Anyway, we finally did get another longer term hands-on with a Toughbook. As described in detail in our review on the site, the Toughbook CF-30 is almost unchanged. Which is really a good thing. After all those years, that particular platform -- the traditional full-size rugged notebook -- is as mature and perfected as it gets. And having talked to Matsushita's engineers and designers In Japan, and having seen the production facilities in Osaka and Kobe, I am not surprised at the extremely high level of execution, fit and finish. It's probably nearly impossible to meet Panasonic's sheer perfection when it comes to do wizardry with magnesium or applying the most eye-catching finish to it.

And Panasonic certainly keeps the machine technologically up-to-date. The one we reviewed had an Intel Core Duo processor, but by the time the review was over, in January 2008, Pana had already revved the machine again and it now has a Core 2 Duo and a few other enhancements, albeit not enough to change the name from CF-30 to CF-31 just yet.

Outdoor viewability is becoming ever more important, and there has been a lot of progress in that field. Our technology editor, Geoff Walker, is an expert in that field, and thanks to him we have a pretty good idea of the state-of-the-art. From what I can tell, and from what I have seen with my own eyes, Panasonic is not completely at the forefront with their outdoor displays, but they are close. No display is anywhere near perfect yet, but the progress that's been made is amazing, and current technology can only do so much against the sun.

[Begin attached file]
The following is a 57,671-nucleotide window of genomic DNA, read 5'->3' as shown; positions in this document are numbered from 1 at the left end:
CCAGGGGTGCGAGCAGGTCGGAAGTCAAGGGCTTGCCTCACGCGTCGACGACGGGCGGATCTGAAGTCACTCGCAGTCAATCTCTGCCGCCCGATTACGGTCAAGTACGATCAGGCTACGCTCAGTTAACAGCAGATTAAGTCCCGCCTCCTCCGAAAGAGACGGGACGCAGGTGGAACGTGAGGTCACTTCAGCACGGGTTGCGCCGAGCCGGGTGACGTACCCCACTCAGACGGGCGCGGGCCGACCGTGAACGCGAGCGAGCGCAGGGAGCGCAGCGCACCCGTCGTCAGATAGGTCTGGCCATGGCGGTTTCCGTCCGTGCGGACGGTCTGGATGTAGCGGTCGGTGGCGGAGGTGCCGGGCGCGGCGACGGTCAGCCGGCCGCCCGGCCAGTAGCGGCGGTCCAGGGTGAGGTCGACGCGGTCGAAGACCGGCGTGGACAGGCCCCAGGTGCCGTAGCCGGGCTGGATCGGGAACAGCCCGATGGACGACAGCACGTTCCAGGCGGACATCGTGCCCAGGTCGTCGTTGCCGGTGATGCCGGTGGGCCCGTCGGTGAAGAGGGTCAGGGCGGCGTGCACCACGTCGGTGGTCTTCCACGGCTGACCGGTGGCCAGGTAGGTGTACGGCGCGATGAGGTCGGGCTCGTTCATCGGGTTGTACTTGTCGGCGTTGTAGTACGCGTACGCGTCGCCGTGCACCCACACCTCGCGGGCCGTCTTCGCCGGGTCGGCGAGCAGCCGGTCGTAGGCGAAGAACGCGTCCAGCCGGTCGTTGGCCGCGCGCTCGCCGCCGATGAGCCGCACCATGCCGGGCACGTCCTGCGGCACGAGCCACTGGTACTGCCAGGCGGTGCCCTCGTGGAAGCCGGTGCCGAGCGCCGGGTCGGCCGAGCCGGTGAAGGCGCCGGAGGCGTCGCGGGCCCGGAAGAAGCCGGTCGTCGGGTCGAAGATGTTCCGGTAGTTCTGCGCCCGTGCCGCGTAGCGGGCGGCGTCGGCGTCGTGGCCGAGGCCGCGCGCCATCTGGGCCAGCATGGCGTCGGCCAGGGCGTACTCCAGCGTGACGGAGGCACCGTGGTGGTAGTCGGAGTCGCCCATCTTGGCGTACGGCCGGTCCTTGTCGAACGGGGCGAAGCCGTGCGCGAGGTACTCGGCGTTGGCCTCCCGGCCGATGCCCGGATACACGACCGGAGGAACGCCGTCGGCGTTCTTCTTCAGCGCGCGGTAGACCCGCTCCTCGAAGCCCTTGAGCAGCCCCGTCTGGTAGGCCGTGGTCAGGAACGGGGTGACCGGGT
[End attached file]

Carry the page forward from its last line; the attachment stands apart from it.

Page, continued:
But is the CF-30 still on top? That's hard to say. In terms of look and finish, it remains unsurpassed, but it is an aging platform. The touchpad was just plain unresponsive and certainly didn't make the machine easy to use. In the olden days, a quick call to our sources at Panasonic might have yielded an explanation as to why a particular type of touchpad was used, but these days the path of communication is longer. Fortunately, today's company websites contain so much information that grabbing a missing spec is usually just a lookup away, but, alas, as pretty and professional as Panasonics Toughbook website looks, it is a total bear to navigate and find anything. If it takes me several screens to actually find a product, something's wrong. And the confusing, inconsistent way Panasonic literature and online resources handle ruggedness specs is not doing them any favors. And Panasonic's "Legally we can't say...." campaign we're assaulted with in every airport or business magazine, well, the less said the better.

But what about other Panasonic products? Well, most are still there and more or less the same. I saw the prototype of the very compact CF-18 notebook convertible at Panasonic in Japan back in 2002, and we later reviewed the final product. It's almost six years later now, and the CF-18 is now the CF-19. Is it still the best? Maybe, maybe not. GETAC's V100 competes with it now, and when we reviewed that rather excellent machine we wondered whether Panasonic has kept up.

Don't get me wrong. The Panasonic CF-30 is an awesome machine. But the world has changed, and it's not clear to me if Panasonic has made all the right moves.

Posted by conradb212 at January 24, 2008 05:05 PM